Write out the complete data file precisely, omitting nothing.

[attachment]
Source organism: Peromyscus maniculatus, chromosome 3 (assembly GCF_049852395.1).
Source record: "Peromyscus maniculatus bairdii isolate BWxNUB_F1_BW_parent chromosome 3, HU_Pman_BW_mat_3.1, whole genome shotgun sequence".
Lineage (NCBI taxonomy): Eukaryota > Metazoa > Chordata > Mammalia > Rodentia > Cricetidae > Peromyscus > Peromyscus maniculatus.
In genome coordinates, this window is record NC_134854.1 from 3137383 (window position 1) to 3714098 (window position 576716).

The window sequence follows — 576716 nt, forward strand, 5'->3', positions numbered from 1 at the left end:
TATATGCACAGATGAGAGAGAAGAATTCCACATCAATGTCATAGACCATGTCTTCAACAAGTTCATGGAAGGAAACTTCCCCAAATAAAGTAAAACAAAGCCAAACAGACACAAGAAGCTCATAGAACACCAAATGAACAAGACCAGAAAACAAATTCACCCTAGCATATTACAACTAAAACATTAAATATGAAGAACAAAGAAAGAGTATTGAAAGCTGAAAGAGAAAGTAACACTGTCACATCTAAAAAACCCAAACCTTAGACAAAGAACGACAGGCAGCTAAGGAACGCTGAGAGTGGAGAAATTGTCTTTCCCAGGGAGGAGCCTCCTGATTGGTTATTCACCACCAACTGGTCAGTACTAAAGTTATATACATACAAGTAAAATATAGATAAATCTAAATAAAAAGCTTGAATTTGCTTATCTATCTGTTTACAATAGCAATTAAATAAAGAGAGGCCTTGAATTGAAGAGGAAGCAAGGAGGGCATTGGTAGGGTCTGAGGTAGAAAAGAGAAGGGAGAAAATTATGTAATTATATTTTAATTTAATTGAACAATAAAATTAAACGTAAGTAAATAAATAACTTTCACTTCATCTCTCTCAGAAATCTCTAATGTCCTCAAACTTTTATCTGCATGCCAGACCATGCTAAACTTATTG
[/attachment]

Source organism: Peromyscus maniculatus, chromosome 3 (assembly GCF_049852395.1).
Source record: "Peromyscus maniculatus bairdii isolate BWxNUB_F1_BW_parent chromosome 3, HU_Pman_BW_mat_3.1, whole genome shotgun sequence".
Lineage (NCBI taxonomy): Eukaryota > Metazoa > Chordata > Mammalia > Rodentia > Cricetidae > Peromyscus > Peromyscus maniculatus.
In genome coordinates, this window is record NC_134854.1 from 3137383 (window position 1) to 3714098 (window position 576716).

The window sequence follows — 576716 nt, forward strand, 5'->3', positions numbered from 1 at the left end:
TATATGCACAGATGAGAGAGAAGAATTCCACATCAATGTCATAGACCATGTCTTCAACAAGTTCATGGAAGGAAACTTCCCCAAATAAAGTAAAACAAAGCCAAACAGACACAAGAAGCTCATAGAACACCAAATGAACAAGACCAGAAAACAAATTCACCCTAGCATATTACAACTAAAACATTAAATATGAAGAACAAAGAAAGAGTATTGAAAGCTGAAAGAGAAAGTAACACTGTCACATCTAAAAAACCCAAACCTTAGACAAAGAACGACAGGCAGCTAAGGAACGCTGAGAGTGGAGAAATTGTCTTTCCCAGGGAGGAGCCTCCTGATTGGTTATTCACCACCAACTGGTCAGTACTAAAGTTATATACATACAAGTAAAATATAGATAAATCTAAATAAAAAGCTTGAATTTGCTTATCTATCTGTTTACAATAGCAATTAAATAAAGAGAGGCCTTGAATTGAAGAGGAAGCAAGGAGGGCATTGGTAGGGTCTGAGGTAGAAAAGAGAAGGGAGAAAATTATGTAATTATATTTTAATTTAATTGAACAATAAAATTAAACGTAAGTAAATAAATAACTTTCACTTCATCTCTCTCAGAAATCTCTAATGTCCTCAAACTTTTATCTGCATGCCAGACCATGCTAAACTTATTG